Tourists take a picture with the market bull near the New York Stock Exchange in New York City.
Spencer Platt | Getty Images
For decades investing legend Bob Farrell was a top Wall Street strategist known for predicting changes in overall stock market direction.
Farrell, 88, was the chief stock market analyst and senior investment advisor at Merrill Lynch, where he worked for 45 years. Farrell is well known for his work as a technical analyst, recognizing the importance of data and patterns.
Some would say Farrell was immortalized by his rules of investing that remain widely quoted today. His 10 trusty rules are still passed around on Wall Street and ring true to the current bull market, which marks the longest expansion in U.S. history.
“Markets are strongest when they are broad and weakest when they narrow to a handful of blue-chip names,” Rosenberg Research pointed to Farrell’s seventh rule in a note to clients on Monday.
Both the S&P 500 and Nasdaq reached all-time highs on Monday, led by solid gains in tech shares such as Amazon.
Headlines boast that the major averages hit record levels, but fail to mention how narrowly based this bull market is, the firm’s chief economist and strategist David Rosenberg noted. Apple, Google parent Alphabet, Facebook, Microsoft and Amazon make up nearly 20% of the entire S&P 500 market cap, the highest concentration since the dotcom bubble peak in 2000, Rosenberg added.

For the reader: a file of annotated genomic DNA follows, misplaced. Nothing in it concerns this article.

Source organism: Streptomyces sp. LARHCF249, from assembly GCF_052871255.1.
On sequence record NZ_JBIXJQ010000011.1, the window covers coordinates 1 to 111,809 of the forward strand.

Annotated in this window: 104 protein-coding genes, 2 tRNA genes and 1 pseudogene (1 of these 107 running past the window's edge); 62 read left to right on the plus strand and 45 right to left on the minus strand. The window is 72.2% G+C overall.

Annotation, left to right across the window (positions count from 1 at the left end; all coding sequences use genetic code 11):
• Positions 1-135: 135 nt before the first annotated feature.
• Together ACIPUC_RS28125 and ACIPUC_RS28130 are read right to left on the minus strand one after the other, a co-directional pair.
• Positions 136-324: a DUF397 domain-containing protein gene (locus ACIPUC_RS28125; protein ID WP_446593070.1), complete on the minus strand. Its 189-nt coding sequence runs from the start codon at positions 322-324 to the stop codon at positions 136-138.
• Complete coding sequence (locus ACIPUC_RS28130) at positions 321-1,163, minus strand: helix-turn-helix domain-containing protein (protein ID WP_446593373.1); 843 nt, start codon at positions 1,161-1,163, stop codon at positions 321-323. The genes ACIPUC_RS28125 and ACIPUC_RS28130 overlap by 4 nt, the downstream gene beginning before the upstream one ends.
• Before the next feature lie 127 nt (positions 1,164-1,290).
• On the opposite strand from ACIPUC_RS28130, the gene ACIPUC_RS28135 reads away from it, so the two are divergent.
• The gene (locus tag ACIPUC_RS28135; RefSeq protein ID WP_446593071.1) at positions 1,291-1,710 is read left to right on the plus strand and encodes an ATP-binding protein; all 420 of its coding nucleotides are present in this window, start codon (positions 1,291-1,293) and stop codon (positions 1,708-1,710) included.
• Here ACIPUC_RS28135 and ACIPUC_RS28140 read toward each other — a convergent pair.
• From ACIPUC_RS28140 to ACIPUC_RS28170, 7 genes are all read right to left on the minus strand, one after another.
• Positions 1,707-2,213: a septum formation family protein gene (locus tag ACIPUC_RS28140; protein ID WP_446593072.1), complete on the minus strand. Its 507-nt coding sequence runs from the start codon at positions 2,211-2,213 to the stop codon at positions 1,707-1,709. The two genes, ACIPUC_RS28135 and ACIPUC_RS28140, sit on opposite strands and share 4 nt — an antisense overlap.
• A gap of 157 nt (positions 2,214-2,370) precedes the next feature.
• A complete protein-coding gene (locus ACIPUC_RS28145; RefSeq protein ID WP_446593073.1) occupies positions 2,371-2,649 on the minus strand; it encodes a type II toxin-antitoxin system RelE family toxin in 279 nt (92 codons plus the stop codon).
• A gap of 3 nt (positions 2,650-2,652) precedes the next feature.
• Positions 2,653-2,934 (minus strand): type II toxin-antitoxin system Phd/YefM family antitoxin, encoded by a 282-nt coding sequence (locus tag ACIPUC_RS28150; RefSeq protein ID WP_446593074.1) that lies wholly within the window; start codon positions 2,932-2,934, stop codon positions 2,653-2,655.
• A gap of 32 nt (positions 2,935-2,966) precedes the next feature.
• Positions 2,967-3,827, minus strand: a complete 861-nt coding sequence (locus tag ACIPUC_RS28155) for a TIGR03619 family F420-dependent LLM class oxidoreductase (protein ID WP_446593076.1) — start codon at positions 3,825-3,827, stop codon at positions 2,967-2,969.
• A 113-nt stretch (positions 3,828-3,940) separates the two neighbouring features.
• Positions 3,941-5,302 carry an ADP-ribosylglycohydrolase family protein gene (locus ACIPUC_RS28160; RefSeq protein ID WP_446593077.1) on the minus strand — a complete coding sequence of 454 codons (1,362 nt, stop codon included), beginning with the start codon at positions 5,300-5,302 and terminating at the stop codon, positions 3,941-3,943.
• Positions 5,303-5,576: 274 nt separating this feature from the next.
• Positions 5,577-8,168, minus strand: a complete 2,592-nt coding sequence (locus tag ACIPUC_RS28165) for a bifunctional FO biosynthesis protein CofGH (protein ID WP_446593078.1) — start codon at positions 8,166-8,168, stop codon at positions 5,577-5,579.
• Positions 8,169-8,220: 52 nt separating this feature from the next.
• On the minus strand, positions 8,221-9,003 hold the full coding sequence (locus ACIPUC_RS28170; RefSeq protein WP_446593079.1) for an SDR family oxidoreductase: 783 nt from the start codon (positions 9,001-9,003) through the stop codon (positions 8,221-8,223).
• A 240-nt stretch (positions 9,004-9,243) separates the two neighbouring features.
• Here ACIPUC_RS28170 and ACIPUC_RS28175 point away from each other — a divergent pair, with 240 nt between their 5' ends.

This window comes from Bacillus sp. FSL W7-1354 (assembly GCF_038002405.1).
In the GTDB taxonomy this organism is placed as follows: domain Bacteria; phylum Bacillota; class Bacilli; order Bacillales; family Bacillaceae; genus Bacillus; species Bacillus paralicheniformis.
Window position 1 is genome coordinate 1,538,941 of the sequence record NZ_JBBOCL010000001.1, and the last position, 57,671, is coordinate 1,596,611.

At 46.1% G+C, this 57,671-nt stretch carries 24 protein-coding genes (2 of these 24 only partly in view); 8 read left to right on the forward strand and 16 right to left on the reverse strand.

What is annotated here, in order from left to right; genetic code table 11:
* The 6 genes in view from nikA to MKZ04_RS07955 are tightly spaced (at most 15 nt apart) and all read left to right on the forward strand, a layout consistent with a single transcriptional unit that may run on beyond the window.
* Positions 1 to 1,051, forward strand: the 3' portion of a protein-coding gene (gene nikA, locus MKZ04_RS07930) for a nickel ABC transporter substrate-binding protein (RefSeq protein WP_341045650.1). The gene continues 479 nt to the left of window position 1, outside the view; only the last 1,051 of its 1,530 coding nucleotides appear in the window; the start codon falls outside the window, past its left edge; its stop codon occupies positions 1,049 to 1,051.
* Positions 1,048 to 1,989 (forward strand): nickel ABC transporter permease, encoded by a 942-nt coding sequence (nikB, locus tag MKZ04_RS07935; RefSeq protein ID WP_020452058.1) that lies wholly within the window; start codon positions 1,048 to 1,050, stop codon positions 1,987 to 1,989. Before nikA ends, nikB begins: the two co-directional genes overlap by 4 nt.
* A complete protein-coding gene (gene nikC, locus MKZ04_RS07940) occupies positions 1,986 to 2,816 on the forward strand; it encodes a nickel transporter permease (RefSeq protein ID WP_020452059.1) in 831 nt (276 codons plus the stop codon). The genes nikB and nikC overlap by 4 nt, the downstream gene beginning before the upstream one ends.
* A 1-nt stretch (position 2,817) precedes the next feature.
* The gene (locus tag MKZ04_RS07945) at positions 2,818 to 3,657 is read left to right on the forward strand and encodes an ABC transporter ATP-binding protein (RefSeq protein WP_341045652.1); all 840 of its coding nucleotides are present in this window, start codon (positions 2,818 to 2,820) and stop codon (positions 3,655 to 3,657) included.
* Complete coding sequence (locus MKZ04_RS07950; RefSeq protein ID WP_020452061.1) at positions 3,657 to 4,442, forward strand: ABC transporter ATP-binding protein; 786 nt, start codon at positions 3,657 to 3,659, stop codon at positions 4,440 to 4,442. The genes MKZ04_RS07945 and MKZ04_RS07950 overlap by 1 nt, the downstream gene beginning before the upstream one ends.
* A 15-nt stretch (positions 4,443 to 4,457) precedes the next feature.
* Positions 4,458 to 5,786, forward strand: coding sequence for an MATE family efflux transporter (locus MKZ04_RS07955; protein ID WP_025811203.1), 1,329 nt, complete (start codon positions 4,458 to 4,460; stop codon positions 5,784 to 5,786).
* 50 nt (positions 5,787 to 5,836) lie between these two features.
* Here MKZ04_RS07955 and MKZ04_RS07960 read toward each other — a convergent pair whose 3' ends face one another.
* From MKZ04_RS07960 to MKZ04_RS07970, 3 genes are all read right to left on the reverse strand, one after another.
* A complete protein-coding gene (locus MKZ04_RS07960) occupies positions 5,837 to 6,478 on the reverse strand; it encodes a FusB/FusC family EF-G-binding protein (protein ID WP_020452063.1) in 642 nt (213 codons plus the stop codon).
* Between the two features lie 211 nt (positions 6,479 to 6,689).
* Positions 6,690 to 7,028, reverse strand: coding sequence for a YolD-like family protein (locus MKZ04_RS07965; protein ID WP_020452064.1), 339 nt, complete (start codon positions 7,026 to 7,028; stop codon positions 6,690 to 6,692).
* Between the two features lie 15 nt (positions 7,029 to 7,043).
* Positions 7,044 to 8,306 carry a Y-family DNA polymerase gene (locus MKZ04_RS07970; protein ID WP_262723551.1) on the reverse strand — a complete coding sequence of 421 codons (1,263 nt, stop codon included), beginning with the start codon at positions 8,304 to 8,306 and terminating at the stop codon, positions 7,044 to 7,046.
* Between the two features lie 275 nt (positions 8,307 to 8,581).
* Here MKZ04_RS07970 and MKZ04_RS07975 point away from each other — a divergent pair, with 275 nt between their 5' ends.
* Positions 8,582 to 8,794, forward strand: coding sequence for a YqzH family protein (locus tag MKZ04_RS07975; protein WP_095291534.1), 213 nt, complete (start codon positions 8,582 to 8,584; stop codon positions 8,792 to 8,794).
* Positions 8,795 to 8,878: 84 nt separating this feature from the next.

“Once it becomes apparent that these growth companies can’t continue to grow by the multiples of nominal GDP that are currently priced in, the realization will send these stocks into a period of downward momentum that could be accentuated by a herd effect heading to the exits in these heavily populated indexed funds,” said Rosenberg.
Cue Farrell’s second rule, “excesses in one direction will lead to an opposite excess in the other direction.” Rosenberg warned that every bubbles pops.
Some analysts think this year’s 85% rally in Tesla’s stock resembles a bubble-like scenario. Applying Farrell’s second rule to Tesla could imply the stock will reverse these sky high levels.
Here’s a list of Farrell’s 10 rules:
- Markets tend to return to the mean over time
- Excesses in one direction will lead to an opposite excess in the other direction
- There are no new eras — excesses are never permanent
- Exponential rapidly rising or falling markets usually go further than you think, but they do not correct by going sideways
- The public buys the most at the top and the least at the bottom
- Fear and greed are stronger than long-term resolve
- Markets are strongest when they are broad and weakest when they narrow to a handful of blue-chip names
- Bear markets have three stages — sharp down, reflexive rebound and a drawn-out fundamental downtrend
- When all the experts and forecasts agree — something else is going to happen
- Bull markets are more fun than bear markets